There is something instantly recognizable about a Montblanc pen. Whether it’s in the silhouette of the body or the snowcap emblem, a Montblanc remains the industry standard for subtle, but effective, branding. This has helped to make Montblanc a worldwide name, but it’s sustained the reputation it has today through a remarkable commitment to quality. Most importantly, one could argue, we see that in the nib.
Yes, the Meisterstück and its brethren have beautiful detailing and design elements on its own, but it’s the construction of the nib which makes, in my opinion, a Montblanc one worth investing in. Let me explain why.
First, as a European pen manufacturer, it’s getting rarer and rarer for nibs to be made in-house. No so for Montblanc, who has an entire department dedicated to just the nib. In fact, it’s this elevation of the pen from a component of the pen to a veritable selling point that makes the nib manufacturing that much more impressive. In a video with Surface Magazine, one gets to see a look behind the curtain at the amazing level of craftsmanship that goes into every single nib. In fact, Frank Derlien, the Head of the Nib Department at Montblanc, notes that it takes 35 steps for each nib – that’s a third of the entire manufacturing process of a Montblanc!
After each step in the process, a magnifying glass is used to ensure that it was a success and can graduate on. When all 35 steps are complete, the nibs are inserted into a Meisterstück and tested by hand, doing figure-eights and lines to ensure that the Montblanc nib works properly. But it’s especially intriguing what they’re looking for – not necessarily precision of design, but the correct sound, feel, and look of the lines when complete. The human element is integral to the process at every step of the way.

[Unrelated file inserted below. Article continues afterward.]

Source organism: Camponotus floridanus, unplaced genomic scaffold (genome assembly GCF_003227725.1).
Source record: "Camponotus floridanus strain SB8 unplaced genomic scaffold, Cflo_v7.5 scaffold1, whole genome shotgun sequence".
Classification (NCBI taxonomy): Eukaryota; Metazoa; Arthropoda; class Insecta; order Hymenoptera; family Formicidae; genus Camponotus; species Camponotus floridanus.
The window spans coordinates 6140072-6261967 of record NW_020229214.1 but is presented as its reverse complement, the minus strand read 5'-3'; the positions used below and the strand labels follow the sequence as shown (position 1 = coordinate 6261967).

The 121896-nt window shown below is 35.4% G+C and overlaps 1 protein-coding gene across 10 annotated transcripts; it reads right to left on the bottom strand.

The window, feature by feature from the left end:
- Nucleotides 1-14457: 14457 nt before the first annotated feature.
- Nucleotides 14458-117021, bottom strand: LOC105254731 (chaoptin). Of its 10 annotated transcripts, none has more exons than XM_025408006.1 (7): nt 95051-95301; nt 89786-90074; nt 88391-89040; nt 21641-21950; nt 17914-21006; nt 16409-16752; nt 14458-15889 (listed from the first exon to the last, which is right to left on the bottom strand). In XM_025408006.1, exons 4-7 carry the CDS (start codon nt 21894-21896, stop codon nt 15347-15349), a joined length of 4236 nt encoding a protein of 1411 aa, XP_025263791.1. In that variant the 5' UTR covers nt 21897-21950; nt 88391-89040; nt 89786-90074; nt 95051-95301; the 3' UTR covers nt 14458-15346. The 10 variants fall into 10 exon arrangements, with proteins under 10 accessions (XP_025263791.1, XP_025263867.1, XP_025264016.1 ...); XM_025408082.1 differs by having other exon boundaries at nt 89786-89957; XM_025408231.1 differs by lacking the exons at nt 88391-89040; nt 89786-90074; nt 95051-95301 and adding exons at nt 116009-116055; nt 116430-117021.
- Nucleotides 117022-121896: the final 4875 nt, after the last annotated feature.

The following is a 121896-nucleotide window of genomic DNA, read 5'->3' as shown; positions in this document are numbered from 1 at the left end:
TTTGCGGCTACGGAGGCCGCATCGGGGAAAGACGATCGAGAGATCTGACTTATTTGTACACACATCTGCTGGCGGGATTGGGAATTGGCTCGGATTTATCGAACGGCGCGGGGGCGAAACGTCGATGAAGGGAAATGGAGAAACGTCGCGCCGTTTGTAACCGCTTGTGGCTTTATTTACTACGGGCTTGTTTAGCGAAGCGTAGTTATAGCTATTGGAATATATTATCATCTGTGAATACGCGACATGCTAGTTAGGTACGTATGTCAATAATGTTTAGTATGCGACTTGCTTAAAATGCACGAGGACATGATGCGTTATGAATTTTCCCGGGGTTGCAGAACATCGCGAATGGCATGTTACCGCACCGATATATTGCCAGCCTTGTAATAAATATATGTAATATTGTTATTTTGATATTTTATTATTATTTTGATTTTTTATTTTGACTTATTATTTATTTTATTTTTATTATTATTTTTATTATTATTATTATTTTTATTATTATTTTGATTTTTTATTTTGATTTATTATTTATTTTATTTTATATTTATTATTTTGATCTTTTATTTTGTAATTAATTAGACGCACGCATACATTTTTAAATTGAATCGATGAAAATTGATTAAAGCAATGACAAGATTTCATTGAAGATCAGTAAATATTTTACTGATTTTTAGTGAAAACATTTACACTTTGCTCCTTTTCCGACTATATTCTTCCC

So what does make for a good writing experience with a Montblanc? Most notably, it’s the use of gold that makes for a pleasant handfeel which is most often described as “springy”. Couple that with the usual balance of the pen and a good ink for a soft, wet flow and you can witness for yourself how Montblanc has been at the forefront of the writing industry for over a century.
As Zaim Kamal, former Creative Director of Montblanc, put it: the pens themselves aren’t unique – the manufacturing process is fairly standardized. What makes it unique is that how we use the pens are each, individually, unique. This, in turn, makes a bond between pen and writer, which all culminates at the tip of a nib, where ink wells and it’s just waiting to get your ideas on paper
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